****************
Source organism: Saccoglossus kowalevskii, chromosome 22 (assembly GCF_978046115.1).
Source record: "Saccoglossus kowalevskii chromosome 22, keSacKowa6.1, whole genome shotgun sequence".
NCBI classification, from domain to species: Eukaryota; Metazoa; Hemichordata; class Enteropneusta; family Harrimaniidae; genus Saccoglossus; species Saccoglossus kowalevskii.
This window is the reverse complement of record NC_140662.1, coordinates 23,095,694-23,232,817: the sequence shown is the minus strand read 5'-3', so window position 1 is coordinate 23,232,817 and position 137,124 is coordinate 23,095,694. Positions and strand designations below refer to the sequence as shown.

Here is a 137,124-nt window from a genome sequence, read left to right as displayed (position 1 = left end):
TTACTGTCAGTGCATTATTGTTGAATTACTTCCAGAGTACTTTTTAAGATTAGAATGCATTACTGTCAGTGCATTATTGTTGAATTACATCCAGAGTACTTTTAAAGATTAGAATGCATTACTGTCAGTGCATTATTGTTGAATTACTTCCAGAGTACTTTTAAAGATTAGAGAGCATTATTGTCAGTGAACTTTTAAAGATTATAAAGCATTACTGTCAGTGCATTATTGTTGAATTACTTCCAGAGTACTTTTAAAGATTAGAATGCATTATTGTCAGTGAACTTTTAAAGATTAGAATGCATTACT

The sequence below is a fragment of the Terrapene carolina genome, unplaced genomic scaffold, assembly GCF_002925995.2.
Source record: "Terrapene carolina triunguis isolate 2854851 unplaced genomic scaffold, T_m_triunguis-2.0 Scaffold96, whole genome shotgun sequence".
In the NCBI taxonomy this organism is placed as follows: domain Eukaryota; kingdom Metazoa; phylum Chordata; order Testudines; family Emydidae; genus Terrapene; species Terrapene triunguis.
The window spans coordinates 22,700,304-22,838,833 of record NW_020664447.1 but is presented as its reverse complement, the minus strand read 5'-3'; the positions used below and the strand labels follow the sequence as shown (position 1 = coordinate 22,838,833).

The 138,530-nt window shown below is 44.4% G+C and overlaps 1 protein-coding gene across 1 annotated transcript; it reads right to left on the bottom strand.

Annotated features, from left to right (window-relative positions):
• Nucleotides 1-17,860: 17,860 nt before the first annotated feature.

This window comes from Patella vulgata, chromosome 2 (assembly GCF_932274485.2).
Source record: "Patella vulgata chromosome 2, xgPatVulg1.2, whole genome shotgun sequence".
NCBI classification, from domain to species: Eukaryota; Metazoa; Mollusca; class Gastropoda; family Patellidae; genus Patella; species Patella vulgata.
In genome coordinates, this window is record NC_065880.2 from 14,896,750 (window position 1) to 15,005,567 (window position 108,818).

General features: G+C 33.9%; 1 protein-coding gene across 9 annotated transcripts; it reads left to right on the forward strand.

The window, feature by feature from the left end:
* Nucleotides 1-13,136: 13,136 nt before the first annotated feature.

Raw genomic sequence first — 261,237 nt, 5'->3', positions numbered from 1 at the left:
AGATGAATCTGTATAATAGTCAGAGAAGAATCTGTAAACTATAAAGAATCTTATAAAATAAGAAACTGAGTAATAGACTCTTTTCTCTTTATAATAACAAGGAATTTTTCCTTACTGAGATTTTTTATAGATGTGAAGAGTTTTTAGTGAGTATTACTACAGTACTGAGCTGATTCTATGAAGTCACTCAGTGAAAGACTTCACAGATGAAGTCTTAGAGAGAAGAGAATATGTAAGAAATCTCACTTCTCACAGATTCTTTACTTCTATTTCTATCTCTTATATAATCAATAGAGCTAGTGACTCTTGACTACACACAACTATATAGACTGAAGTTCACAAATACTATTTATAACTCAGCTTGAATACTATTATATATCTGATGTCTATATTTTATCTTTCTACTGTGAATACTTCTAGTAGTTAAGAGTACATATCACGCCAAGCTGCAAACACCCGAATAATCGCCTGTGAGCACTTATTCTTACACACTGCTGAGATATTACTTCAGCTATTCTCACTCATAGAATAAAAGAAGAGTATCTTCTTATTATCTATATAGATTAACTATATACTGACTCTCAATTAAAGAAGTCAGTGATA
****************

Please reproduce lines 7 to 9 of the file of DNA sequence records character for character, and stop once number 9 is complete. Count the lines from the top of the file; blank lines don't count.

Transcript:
The sequence below is a fragment of the Terrapene carolina genome, unplaced genomic scaffold, assembly GCF_002925995.2.
Source record: "Terrapene carolina triunguis isolate 2854851 unplaced genomic scaffold, T_m_triunguis-2.0 Scaffold96, whole genome shotgun sequence".
In the NCBI taxonomy this organism is placed as follows: domain Eukaryota; kingdom Metazoa; phylum Chordata; order Testudines; family Emydidae; genus Terrapene; species Terrapene triunguis.